As a Deseret News survey of public education clearly showed this week, Utah school teachers are increasingly unhappy in their jobs. Three out of every four would consider leaving teaching for a job in another field.
That is a sobering statistic. It raises serious questions about the future of Utah schools, the people who will occupy the classrooms, and the eventual impact on school children.A national study released this summer by the Carnegie Foundation for the Advancement of Teaching showed Utah teachers at rock bottom on the question of morale. The Deseret News survey was done to find out the reasons.
Two reasons outweighed everything else by a wide margin - classroom size and salaries. Nine of every 10 teachers mentioned these two items as the major causes of their discontent.
In the Carnegie Foundation report, 57 percent of teachers said their salaries were lower than five years ago, due to inflation, having to shoulder more of the cost of their own employee benefits, and having to use their own money for school supplies.
These figures meant Utah teachers were ranked 49th in the nation in their perception of their salary standing over the past five years. This year marks the third year in a row that most Utah teachers have not had any cost-of-living or merit pay increases.
Up to a point, the teachers have plenty of company; all sorts of other workers also think they deserve more money. But not many others would abandon their jobs at a nearly 75 percent rate if they had the opportunity.
Most of Utah's 17,000 teachers feel that class sizes have grown too large - ranking largest in the nation; that they are being asked to shoulder more work for less money; that bigger classes mean less time to do a good job; that they lack public support, and even worse, that they lack public respect and are being made the scapegoats for troubles in the education system.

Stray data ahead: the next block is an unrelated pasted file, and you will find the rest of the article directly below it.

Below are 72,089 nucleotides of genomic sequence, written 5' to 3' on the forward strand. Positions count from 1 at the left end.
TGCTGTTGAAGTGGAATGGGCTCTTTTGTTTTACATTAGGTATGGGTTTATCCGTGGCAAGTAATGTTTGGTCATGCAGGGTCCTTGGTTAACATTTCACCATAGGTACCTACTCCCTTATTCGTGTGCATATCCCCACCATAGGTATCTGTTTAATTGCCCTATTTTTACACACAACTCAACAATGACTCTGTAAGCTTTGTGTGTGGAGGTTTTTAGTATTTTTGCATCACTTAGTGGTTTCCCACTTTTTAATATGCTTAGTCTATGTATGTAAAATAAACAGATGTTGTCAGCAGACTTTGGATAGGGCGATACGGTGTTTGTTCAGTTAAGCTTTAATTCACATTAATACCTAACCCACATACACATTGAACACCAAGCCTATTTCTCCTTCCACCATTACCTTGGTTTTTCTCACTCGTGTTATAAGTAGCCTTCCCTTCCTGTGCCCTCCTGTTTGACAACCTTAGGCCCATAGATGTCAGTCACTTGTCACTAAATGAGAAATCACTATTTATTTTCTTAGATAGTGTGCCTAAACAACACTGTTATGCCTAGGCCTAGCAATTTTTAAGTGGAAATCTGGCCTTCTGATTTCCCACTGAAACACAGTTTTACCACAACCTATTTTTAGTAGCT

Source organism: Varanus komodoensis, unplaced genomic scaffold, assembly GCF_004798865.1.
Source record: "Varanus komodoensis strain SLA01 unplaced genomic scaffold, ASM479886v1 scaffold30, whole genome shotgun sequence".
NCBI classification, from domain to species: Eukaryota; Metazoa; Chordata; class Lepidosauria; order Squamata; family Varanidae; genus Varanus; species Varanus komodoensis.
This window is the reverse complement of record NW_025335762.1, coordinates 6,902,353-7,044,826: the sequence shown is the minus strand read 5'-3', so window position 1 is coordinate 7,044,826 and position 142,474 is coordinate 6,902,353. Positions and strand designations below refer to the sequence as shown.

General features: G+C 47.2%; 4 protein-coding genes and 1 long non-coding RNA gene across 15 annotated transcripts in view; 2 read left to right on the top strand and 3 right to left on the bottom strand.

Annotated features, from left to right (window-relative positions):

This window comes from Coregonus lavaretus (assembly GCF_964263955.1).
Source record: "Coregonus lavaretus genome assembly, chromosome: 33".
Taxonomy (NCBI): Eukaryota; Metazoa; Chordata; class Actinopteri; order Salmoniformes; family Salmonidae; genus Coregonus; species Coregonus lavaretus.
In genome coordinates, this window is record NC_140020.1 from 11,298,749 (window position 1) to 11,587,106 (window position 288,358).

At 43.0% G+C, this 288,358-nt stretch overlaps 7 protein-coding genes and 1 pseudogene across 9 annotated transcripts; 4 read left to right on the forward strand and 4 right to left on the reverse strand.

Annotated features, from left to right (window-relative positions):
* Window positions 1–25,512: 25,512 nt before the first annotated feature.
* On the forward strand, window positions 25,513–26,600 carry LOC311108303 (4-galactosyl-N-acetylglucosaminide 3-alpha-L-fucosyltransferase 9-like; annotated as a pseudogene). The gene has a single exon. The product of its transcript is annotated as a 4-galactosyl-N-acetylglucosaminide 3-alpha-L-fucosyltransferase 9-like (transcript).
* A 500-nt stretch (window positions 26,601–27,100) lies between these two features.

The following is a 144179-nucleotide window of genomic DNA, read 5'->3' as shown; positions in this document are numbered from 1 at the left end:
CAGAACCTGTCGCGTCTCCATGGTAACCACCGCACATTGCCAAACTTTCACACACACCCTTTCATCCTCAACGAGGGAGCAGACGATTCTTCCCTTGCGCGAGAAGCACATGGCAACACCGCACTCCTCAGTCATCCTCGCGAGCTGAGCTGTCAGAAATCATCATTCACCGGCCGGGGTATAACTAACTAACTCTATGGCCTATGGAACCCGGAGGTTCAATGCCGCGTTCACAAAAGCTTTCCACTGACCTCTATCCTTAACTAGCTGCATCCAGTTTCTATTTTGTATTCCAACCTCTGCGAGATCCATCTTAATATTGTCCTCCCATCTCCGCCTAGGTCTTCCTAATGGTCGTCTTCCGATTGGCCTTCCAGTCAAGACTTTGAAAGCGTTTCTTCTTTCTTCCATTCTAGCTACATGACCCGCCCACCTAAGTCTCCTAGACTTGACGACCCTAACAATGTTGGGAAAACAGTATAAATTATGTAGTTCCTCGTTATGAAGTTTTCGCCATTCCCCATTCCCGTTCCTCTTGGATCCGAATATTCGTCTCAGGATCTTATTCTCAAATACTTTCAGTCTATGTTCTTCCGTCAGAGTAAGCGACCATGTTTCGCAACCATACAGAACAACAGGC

The budget difficulties surrounding Utah schools aren't there because teachers are greedy or have it easy. People who have occasion to spend time in a classroom watching a teacher at work usually walk away saying they are glad they don't have to do that for a living.
The real problems in education arise from the fact that thousands of additional students pour into the school system each year. Trying to cope with them costs more money, even though Utah already puts a bigger percentage of its budget into education than any other state.
That constantly growing burden - due to continue for several years yet - coupled with what has been a stagnant economy, has led school districts to cut programs, make classes bigger, and not give raises.
Despite problems, new teachers are better trained, standards are higher for would-be teachers, they must earn a degree in a specific subject rather than just "education," and certification is tougher.
Utah school children continue to perform well on standardized tests and continue to graduate from high school and go on to college at rates near the top in the nation.
What all of this seems to mean is that Utah so far has survived growing numbers, and budget and education challenges with the help of dedicated teachers. But that dedication may become shaky if things don't get better.
The attitude of teachers should be of deep concern to all Utahns because teachers hold the future of this state's children in their hands. In fact, Utah's children are its future.